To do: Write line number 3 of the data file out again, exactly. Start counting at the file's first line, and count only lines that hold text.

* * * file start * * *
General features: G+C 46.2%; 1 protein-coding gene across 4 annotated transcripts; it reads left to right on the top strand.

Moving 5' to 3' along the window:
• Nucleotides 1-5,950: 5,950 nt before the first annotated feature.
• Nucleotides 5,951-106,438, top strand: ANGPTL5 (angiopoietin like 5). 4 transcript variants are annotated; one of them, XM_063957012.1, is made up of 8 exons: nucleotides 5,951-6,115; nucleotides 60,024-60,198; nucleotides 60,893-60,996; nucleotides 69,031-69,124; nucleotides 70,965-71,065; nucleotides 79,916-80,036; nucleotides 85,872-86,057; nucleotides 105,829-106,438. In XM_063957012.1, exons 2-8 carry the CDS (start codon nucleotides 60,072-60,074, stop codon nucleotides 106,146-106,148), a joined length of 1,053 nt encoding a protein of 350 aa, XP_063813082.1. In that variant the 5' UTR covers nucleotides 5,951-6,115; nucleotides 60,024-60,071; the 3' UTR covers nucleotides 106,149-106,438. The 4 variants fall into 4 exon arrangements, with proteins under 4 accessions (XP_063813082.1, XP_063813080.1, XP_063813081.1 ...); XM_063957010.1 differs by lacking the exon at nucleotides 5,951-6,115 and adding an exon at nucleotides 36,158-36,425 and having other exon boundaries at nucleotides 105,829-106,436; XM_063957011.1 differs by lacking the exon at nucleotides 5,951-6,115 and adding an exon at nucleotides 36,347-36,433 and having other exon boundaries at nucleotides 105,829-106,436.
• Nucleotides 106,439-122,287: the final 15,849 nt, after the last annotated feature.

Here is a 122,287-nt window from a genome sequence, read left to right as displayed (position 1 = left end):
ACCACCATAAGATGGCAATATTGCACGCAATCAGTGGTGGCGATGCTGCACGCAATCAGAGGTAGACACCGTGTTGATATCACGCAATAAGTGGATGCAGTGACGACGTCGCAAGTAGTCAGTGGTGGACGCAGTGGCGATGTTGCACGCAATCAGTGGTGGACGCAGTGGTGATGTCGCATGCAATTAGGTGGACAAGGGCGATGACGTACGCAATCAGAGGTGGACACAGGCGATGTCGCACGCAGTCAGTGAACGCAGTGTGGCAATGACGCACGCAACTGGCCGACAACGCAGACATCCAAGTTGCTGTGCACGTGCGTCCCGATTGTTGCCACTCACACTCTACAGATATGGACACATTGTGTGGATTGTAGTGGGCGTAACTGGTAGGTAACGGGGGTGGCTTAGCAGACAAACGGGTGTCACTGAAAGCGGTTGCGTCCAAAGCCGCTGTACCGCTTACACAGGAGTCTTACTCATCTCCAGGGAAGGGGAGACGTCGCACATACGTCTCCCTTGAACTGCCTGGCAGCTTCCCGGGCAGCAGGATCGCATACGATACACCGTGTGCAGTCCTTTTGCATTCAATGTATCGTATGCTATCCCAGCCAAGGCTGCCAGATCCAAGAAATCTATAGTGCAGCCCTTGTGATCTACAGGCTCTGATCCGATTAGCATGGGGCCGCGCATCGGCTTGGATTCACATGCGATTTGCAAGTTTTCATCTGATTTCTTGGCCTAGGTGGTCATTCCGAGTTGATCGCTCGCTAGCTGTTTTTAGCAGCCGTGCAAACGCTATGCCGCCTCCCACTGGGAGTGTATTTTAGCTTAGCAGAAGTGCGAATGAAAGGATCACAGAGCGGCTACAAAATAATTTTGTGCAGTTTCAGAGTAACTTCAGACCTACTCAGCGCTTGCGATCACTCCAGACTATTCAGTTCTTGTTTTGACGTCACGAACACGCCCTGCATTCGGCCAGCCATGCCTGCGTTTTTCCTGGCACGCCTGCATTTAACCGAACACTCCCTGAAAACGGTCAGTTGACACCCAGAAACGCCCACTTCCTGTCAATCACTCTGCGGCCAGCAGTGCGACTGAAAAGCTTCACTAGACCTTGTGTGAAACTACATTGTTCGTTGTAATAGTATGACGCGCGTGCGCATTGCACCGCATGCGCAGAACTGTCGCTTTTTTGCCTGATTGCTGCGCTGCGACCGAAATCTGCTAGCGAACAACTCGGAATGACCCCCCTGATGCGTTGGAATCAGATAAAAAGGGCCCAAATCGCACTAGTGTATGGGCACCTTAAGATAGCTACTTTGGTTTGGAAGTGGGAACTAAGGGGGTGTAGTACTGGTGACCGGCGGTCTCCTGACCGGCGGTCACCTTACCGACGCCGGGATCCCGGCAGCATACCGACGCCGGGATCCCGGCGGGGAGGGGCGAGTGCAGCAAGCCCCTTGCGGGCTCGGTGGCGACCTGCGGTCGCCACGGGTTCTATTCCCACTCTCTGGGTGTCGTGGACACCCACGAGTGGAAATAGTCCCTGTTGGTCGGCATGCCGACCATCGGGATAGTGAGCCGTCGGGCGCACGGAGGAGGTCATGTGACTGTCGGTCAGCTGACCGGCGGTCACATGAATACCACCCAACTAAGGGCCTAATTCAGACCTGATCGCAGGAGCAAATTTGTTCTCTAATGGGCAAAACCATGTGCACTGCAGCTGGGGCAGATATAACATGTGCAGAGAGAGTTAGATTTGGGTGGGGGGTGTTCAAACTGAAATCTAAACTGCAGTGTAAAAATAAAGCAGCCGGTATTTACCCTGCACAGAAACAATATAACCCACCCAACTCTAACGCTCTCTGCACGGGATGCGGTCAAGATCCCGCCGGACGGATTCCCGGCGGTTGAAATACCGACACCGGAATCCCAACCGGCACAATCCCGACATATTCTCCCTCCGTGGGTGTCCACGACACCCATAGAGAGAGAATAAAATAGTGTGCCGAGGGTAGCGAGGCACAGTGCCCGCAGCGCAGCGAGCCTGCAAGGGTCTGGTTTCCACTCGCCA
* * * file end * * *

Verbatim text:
• Nucleotides 1-5,950: 5,950 nt before the first annotated feature.